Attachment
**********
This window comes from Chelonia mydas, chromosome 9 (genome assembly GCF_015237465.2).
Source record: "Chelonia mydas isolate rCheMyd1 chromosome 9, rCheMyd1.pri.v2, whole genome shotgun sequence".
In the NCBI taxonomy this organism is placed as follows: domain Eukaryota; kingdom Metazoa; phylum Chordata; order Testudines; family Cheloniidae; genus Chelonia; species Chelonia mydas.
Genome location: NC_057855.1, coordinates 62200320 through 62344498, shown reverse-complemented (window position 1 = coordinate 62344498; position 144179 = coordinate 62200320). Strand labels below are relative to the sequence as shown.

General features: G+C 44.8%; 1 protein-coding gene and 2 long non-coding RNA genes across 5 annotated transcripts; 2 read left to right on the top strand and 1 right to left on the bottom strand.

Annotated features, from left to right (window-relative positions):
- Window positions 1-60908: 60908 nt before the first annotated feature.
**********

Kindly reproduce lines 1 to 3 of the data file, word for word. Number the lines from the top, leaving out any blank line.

This window comes from Chelonia mydas, chromosome 9 (genome assembly GCF_015237465.2).
Source record: "Chelonia mydas isolate rCheMyd1 chromosome 9, rCheMyd1.pri.v2, whole genome shotgun sequence".
In the NCBI taxonomy this organism is placed as follows: domain Eukaryota; kingdom Metazoa; phylum Chordata; order Testudines; family Cheloniidae; genus Chelonia; species Chelonia mydas.